Heir to the #7 Throne

Alexis Sanchez is the player to restore United fans’ faith in the legacy of the club’s fabled shirt

Alexis Sanchez finally signed a four-and-half-year deal at Manchester United after one of the most protracted transfer sagas that lasted two transfer windows and almost saw him move to the Red Devils’ bitter crosstown rivals, Manchester City.

The Chilean international links up with Jose Mourinho’s side after a goal-laden three-and-a-half years at Arsenal. United immediately handed him the club’s fabled #7 shirt as they look to finally end a curse that has seen four players — Michael Owen, Antonio Valencia, Angel di Maria and Mephis Depay — buckle under its weight.

While some “pundits” have cringed at the amount of money being spent on the player, the value he potentially holds cannot be underestimated. Neymar’s transfer from Barcelona to Paris Saint-Germain last summer for £198m has broken all previous records and set a new benchmark for player sales figures.

To that effect, United signed Chile’s all-time record goalscorer for free. Sanchez’s transfer was straight swap with Henrikh Mkhitaryan moving in the opposite direction. United didn’t spend a penny on the player, apart from paying £15m in agent fees and a £7.5m signing-on bonus. Sanchez stands to gain another £7.5m, which will be spread over his deal with the club. United, as a result, paid £30m for a player in his peak, tested in the top level and with essential Premier League experience. Any “pundit” worth his salt would call that good value.

Speaking about his new signing, Mourinho said: “Alexis (Sanchez) is one of the best attacking players in the world and he will complete our very young and talented group of attacking players.”

“He will bring his ambition, drive and personality — qualities that make a Manchester United player and a player that makes the team stronger and the supporters proud of their club dimension and prestige.”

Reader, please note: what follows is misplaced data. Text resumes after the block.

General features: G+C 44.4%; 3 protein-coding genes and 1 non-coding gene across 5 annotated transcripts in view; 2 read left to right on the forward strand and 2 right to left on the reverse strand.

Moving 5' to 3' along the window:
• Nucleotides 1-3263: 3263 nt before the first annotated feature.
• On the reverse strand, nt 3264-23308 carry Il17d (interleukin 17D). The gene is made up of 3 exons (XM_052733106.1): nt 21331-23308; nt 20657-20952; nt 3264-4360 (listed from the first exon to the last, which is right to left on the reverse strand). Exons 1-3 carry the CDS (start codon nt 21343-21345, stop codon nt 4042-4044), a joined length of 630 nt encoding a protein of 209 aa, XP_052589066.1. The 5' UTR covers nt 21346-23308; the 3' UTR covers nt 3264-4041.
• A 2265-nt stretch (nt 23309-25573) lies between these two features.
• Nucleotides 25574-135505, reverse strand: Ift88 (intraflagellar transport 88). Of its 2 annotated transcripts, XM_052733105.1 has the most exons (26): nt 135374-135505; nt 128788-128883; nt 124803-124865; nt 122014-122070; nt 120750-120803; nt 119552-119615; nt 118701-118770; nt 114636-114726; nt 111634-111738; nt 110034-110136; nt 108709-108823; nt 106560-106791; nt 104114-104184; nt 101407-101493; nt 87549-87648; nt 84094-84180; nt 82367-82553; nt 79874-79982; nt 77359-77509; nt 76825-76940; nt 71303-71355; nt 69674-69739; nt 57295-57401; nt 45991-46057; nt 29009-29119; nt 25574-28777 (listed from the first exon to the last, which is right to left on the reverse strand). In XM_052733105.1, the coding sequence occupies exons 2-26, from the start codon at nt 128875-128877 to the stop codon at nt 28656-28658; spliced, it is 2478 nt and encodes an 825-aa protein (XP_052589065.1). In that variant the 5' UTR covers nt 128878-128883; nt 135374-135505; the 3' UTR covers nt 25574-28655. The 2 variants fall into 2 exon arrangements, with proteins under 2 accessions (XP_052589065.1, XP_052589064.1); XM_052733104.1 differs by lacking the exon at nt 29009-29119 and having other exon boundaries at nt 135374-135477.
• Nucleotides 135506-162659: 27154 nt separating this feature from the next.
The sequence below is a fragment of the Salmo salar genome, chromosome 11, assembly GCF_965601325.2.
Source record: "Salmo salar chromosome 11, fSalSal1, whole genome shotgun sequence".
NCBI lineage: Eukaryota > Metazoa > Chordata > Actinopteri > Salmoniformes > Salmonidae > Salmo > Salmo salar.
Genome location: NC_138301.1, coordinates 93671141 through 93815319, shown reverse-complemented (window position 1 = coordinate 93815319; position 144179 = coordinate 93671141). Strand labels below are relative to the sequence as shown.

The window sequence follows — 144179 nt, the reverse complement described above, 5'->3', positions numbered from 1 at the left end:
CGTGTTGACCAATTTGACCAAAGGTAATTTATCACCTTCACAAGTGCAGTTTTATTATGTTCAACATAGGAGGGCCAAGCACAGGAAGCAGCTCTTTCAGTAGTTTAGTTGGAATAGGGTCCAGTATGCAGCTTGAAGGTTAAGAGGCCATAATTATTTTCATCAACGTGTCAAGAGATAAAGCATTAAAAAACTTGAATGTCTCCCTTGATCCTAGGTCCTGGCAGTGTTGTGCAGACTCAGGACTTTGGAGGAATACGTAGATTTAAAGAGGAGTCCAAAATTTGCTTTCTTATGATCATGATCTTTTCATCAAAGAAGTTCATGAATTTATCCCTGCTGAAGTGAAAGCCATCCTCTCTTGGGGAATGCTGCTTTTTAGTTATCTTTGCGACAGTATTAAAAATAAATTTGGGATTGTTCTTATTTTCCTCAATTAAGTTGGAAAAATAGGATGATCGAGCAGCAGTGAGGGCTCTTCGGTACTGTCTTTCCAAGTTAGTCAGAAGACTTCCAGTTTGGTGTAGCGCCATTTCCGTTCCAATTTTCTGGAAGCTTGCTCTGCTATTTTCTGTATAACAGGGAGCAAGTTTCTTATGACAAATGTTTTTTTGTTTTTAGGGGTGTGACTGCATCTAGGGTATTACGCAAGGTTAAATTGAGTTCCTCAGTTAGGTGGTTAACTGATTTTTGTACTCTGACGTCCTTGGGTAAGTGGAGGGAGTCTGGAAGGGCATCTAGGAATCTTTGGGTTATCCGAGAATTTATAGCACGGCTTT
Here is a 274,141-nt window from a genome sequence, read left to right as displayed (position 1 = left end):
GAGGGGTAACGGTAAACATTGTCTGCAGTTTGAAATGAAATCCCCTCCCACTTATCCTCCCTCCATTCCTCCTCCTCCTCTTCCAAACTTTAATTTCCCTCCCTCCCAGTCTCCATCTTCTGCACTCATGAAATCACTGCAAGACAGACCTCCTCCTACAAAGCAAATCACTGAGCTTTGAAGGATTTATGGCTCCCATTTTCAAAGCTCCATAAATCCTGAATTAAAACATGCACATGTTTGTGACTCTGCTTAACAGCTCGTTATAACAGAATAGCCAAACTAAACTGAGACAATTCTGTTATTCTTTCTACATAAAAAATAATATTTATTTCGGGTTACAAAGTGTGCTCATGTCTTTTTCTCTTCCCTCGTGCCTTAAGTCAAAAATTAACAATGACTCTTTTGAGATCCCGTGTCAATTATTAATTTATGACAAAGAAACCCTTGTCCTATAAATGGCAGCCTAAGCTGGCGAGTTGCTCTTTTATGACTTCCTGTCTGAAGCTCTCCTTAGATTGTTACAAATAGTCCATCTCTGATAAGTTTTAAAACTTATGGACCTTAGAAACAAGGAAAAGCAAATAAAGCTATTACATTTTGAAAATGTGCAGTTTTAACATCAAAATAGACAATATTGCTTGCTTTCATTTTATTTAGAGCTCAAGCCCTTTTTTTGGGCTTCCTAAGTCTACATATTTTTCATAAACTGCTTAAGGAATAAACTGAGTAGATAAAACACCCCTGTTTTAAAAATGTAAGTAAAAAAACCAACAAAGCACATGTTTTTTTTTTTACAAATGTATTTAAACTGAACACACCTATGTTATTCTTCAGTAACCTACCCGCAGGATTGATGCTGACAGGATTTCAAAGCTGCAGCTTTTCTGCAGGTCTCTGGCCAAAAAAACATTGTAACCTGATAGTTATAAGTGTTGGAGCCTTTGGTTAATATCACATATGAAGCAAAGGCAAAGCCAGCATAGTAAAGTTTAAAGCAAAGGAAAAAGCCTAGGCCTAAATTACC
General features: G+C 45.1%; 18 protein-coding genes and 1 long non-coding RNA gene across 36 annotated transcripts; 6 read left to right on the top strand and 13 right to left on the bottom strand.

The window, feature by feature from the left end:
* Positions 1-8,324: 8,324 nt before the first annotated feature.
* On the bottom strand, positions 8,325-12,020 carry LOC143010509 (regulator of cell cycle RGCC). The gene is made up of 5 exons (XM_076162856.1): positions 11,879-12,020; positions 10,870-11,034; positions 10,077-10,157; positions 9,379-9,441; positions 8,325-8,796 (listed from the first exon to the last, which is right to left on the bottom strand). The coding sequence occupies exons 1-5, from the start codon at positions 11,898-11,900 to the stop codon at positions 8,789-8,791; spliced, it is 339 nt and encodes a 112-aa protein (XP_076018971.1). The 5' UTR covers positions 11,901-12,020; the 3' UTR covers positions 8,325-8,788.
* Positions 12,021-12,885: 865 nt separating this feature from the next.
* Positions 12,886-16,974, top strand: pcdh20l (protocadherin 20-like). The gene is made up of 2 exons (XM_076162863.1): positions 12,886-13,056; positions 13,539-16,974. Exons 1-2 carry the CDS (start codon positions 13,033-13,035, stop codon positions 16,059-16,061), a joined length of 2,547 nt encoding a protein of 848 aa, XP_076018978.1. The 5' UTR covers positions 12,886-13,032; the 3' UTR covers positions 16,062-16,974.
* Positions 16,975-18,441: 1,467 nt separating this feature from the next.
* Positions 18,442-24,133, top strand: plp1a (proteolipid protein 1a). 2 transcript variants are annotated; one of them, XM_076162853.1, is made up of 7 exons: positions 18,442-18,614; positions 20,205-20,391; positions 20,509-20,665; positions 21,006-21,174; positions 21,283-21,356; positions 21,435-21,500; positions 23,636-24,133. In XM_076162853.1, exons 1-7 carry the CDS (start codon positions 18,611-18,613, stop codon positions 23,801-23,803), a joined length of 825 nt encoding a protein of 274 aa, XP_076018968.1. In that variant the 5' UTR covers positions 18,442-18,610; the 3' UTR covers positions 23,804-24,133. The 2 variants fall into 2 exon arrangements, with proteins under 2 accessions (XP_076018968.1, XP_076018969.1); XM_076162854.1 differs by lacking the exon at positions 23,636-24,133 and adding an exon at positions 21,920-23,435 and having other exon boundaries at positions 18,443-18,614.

It is this drive and cutting edge that United have been lacking as a team since the departure of Sir Alex Ferguson in 2013. They have been blown out of the water by Manchester City’s explosive football and were crying out for a marquee signing who would take the game by the scruff of the neck and drive his teammates forward. In Sanchez, Mourinho has got that player.

United have struggled to replace Cristiano Ronaldo, either as a player or as a charismatic presence to carry the legendary #7 shirt, since his then-record £80m transfer to Real Madrid in 2009. The shirt, worn by revered figures such as George Best, Bryan Robson, Eric Cantona, David Beckham and Ronaldo himself, carries a lot of weight and only those with tremendous drive and ambition can live up to its demands.

Ferguson had extensively scouted Sanchez, who would have been a like-for-like replacement for Ronaldo, during his time at Udinese before the player signed for Barcelona in 2011.

The Chilean began life at Udinese as a right-winger, much like Ronaldo in his peak at United, before moving to the left and centre at Barcelona and Arsenal. United’s blockbuster summer signing Romelu Lukaku has failed to light up the Premier League against the big teams, despite plethora of goals against smaller teams. He has been isolated up front as a single striker with neither Marcus Rashford nor Anthony Martial capable of supporting him as a second striker that can draw away opposition defenders to free up space for him. In Sanchez, United have got that player now.

It could even be argued that come matches against the big sides, Mourinho might just favour the hard running style of his new signing to the Belgian striker.

In his Daily Mail column, former Arsenal great Martin Keown wrote: “Romelu Lukaku has looked isolated up front in recent weeks. To thrive, he needs players in and around him. While Sanchez could start wide on the left, that is not where he wants to play. He will be drawn into a central position and get close to Lukaku.”

United’s play has been very inconsistent this season — blowing away teams in one match and recoiling under pressure the next. This inconsistency has also impacted Lukaku’s scoring, which can be described as erratic at best. But Sanchez can grow frustrated from the lack of supply and tends to track back for the ball.